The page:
I read an article about single Catholics the other day. I’m seeing a lot more articles like that, and it makes me really happy. But what I find even more interesting than the articles themselves are the comments below.
In this particular article, there were several really good comments about the article itself, or the state of single life, etc. But then there were others – several of them – that were basically just complaints about how horrible it is to be single. They talked about being a fifth wheel, about not being included in social events, about losing friends when they get married. (“A friend married is a friend buried” was one quote that stood out in my mind.) They complained that family and holiday events were miserable because everybody felt sorry for them because they were unmarried and childless. The basic theme was that nobody wanted to be around them.
Reading through their laundry list of complaints, I’m not sure I’d want to be around them either.
I’m the first to acknowledge that, for someone who feels called to marriage, remaining single is a cross. I also believe that married life and religious life have their own crosses. I believe that we need to acknowledge the difficult aspects of our state of life, whatever they may be. I’m not of the grit-my-teeth-and-talk-about-how-wonderful-single-life-is school of thought.
But I’m not a big fan of wallowing in self pity either.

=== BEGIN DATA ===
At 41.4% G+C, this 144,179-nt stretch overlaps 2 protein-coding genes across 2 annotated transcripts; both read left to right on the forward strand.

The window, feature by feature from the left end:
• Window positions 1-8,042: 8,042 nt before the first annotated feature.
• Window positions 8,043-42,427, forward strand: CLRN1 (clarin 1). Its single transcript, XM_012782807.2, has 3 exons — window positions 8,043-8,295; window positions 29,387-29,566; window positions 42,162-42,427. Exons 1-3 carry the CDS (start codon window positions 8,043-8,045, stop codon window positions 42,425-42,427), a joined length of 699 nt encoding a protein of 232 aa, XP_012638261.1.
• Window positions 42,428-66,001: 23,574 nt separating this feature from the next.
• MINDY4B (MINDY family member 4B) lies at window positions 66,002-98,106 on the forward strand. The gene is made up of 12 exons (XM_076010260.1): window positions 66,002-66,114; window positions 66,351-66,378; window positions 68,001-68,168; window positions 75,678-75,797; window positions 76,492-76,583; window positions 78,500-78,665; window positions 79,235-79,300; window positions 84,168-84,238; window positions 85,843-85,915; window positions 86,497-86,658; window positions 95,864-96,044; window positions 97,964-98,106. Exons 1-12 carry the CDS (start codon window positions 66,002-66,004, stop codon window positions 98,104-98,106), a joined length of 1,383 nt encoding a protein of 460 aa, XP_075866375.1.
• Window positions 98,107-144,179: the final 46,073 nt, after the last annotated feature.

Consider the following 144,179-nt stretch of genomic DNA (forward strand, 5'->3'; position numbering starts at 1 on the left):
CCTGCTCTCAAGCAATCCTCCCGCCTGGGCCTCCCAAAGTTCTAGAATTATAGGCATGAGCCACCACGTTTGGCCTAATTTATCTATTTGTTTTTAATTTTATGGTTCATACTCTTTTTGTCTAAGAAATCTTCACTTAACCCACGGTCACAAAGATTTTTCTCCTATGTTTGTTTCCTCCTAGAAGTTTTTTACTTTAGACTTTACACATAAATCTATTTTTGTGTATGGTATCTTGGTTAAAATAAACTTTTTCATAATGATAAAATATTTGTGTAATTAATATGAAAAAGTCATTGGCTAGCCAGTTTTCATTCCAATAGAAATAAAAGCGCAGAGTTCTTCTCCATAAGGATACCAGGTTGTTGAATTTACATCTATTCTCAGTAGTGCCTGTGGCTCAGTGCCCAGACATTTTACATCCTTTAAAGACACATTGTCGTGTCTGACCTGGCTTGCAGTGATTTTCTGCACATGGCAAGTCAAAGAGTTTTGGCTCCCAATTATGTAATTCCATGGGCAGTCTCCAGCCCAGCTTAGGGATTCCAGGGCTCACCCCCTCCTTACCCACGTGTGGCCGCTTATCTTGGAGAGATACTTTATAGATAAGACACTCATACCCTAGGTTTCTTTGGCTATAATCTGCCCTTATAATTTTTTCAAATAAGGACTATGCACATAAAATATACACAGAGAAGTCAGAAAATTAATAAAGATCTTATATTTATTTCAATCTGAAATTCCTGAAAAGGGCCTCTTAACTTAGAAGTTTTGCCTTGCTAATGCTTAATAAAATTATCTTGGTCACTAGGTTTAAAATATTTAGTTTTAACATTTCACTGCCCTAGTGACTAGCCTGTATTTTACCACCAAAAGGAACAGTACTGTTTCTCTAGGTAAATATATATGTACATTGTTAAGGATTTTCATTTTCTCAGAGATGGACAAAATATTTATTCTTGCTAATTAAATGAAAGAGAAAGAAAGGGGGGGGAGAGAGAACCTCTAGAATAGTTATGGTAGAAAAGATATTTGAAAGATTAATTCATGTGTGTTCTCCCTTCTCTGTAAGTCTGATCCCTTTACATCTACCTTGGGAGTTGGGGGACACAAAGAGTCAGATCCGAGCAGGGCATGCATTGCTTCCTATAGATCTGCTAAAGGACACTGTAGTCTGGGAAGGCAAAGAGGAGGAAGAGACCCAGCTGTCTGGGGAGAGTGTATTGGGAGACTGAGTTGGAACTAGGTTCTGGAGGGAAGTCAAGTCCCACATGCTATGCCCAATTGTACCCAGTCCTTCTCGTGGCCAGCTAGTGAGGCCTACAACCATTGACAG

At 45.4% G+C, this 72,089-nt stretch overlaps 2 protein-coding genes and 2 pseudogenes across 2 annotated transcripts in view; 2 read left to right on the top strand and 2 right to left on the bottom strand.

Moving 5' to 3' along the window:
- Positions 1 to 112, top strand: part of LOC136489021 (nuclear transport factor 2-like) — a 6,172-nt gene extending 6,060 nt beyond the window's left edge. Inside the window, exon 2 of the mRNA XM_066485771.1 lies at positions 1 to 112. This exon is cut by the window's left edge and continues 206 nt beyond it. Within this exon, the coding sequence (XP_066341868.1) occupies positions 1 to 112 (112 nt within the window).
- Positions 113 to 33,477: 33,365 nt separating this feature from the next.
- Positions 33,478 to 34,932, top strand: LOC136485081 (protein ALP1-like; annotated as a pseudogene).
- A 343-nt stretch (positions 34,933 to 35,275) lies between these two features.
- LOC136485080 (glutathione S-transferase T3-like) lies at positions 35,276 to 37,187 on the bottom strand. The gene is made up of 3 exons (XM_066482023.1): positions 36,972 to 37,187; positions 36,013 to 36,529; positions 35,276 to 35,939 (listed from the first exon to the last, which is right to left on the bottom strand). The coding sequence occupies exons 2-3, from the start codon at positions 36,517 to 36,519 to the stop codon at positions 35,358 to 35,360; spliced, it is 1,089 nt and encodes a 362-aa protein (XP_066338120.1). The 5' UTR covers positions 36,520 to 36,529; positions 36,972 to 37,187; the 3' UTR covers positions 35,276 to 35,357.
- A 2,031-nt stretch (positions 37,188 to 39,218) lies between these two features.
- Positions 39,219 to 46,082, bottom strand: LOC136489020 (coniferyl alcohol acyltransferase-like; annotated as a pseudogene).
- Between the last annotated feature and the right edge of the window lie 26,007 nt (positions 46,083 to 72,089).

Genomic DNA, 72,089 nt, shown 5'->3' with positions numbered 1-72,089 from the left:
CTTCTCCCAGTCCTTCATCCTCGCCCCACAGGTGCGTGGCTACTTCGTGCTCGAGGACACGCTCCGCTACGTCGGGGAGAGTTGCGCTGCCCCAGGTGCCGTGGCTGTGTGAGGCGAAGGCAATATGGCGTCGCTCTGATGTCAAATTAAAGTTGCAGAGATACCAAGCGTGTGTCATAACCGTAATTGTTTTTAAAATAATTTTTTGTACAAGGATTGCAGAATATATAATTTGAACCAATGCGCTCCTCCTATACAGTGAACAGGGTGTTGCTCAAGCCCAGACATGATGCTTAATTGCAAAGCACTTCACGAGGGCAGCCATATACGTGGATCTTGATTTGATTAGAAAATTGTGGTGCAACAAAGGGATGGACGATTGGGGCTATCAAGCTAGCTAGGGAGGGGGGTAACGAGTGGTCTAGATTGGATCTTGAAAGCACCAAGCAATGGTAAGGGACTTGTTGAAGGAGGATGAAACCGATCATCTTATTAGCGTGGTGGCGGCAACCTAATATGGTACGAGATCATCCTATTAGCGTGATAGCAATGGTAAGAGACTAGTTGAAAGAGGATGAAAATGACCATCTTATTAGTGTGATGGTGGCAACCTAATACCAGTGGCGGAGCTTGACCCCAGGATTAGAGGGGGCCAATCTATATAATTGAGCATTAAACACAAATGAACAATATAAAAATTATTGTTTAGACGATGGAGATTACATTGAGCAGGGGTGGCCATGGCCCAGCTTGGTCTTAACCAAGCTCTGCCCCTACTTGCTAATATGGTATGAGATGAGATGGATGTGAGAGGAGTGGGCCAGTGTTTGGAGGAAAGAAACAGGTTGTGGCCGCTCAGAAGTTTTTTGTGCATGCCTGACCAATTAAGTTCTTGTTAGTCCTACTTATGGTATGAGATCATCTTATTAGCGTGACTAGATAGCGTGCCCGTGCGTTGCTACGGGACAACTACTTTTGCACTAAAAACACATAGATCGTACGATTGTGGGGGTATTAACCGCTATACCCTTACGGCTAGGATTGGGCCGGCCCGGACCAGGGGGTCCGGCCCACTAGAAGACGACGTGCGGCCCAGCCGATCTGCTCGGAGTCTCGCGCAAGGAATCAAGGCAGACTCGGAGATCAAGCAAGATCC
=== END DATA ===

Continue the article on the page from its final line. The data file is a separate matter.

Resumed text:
I thought about my family gatherings, my holidays, my time with friends. And I can’t think of a single time where I was aware of someone feeling sorry for me because I’m unmarried and childless. I suspect that’s because I wasn’t feeling sorry for myself. That’s not to say I don’t have my moments or my struggles. I bring those moments to prayer, to spiritual direction, to good friends in quiet moments. But I try not to bring them to parties. At gatherings of family or friends, I don’t focus on the children I don’t have. I try to concentrate on those I do have: the beautiful nieces and nephews and godchildren and friends’ kids who are such blessings in my life. And I focus on my friends, my community, whatever opportunity I have in that moment to be with them and enjoy their company.
I’ve written elsewhere about the importance of grieving childlessness, and I do think that’s an important prerequisite to fully enjoying other people’s children. Grieving, really facing the reality of our situation and going through the process of accepting it, isn’t easy or pleasant work. But with God’s help, we need to do it to free us to enjoy the gifts God has given us instead of obsessing over those we don’t have.
And to free other people to enjoy our company, instead of pitying our misery.